gratitude-a-thon day 55: the change in season

111008-trees-relaxin-waterland

It was in the air yesterday. That undeniable change that means we are in the clear. The snow has shipped off to some other miserable and cold place. And replacing it?  Sunny days, budding flowers, and blossoming trees. HOT DAMN. I am always fascinated by Mother Nature’s clock. It will be snowing, and then one day, the whole thing turns around and some threshold has been crossed, and spring has sprung. I know I could be jinxing us by talking about winter being a thing of the past, but c’mon it’s March 14. (yeah, I remember the April 1 snowstorm, WHO COULD FORGET THAT THING?)

Being a New Englander my whole life, I have come to appreciate the seasons for their mega-beauty and their ability to tolerate immense change. There’s no better model to look at, than the four seasons (No, not Frankie Valley) to understand how to roll with the kind of change I’m facing. Consider the trees. In the Summer, they’re wearing their full regalia– vibrant green leaves, flashy and flirty. October rolls in like a surfer’s wave, and suddenly the trees are turning all sorts of colors, flying their fancy hues, but also forced to face their demise, morphing into brown and tattered clothing, and ultimately gathered into large groups and carted off to leaf heaven. (In the suburbs, some are cremated. May they rest in peace.) And then the winter blows in, and those poor trees hang on for dear life. They’re forced to face the bitter cold, the icy snow without the aid of their protective leafy snowsuits. Not their best moment. But they stand tall, and just wait. Wait for better times. And then comes March, a day like yesterday, and that tree knows that things are about to get interesting. The sun warms those bare branches and pretty soon, it’s like SHOPPING TRIP TO THE MALL!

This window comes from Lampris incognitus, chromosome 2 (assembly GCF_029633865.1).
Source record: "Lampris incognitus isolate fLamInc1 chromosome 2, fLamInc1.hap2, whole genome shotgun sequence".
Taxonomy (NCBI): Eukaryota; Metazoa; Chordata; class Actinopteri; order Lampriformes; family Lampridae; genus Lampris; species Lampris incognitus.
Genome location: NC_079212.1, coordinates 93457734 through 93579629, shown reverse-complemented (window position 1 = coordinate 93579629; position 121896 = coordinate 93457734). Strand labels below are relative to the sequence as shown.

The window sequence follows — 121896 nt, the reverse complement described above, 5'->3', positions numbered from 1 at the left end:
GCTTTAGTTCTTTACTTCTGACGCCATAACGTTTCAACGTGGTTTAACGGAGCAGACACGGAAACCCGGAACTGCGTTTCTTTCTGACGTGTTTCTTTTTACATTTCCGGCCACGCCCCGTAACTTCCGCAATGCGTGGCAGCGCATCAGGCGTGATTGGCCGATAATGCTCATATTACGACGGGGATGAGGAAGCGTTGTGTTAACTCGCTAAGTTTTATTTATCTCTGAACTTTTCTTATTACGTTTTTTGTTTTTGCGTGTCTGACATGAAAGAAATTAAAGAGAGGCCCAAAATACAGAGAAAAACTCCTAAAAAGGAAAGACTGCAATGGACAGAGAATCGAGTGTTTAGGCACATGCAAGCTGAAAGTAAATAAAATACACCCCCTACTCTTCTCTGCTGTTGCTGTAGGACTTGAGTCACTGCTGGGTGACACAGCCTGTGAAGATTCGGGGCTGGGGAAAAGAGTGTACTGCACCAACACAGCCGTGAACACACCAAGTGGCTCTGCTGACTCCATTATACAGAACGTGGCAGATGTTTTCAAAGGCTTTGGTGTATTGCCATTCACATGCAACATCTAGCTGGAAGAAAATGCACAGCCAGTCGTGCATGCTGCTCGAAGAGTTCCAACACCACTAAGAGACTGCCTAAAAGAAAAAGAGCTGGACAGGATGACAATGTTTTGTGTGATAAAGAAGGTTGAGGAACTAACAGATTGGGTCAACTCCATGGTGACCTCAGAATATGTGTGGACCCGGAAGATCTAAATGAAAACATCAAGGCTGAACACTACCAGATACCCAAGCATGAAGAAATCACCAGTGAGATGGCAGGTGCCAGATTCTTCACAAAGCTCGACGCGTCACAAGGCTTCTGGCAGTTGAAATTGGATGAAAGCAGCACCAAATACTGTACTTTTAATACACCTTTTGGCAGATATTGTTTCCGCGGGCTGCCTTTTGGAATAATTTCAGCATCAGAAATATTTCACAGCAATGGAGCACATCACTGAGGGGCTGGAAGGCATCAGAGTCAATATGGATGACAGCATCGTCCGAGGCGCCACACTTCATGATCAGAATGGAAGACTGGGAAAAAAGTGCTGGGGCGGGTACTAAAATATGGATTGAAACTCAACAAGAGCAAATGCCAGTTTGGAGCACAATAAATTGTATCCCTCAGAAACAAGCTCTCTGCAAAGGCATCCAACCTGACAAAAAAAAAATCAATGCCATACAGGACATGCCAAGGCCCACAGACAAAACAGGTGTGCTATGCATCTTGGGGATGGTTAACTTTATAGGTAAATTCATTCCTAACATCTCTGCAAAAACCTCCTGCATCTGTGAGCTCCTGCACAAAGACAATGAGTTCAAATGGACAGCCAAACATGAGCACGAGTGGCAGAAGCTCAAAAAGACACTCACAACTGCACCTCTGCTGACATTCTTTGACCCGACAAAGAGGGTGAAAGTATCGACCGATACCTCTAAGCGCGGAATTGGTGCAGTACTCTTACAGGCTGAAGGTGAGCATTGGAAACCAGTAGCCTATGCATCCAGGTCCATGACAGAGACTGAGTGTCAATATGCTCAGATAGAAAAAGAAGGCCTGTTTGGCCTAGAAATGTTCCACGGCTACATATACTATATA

I am always talking about how I want to live in a warmer place because I don’t like the cold (Let’s be real: I fucking HATE THE COLD.), but I am grateful for the seasons, and how they mimic our lives.  And ok, I suppose I might miss them a little bit, if I were to move somewhere without them. But for now, I’m just going to use them as a teacher, a natural guide, a little lesson for me, direct from Mother Nature.

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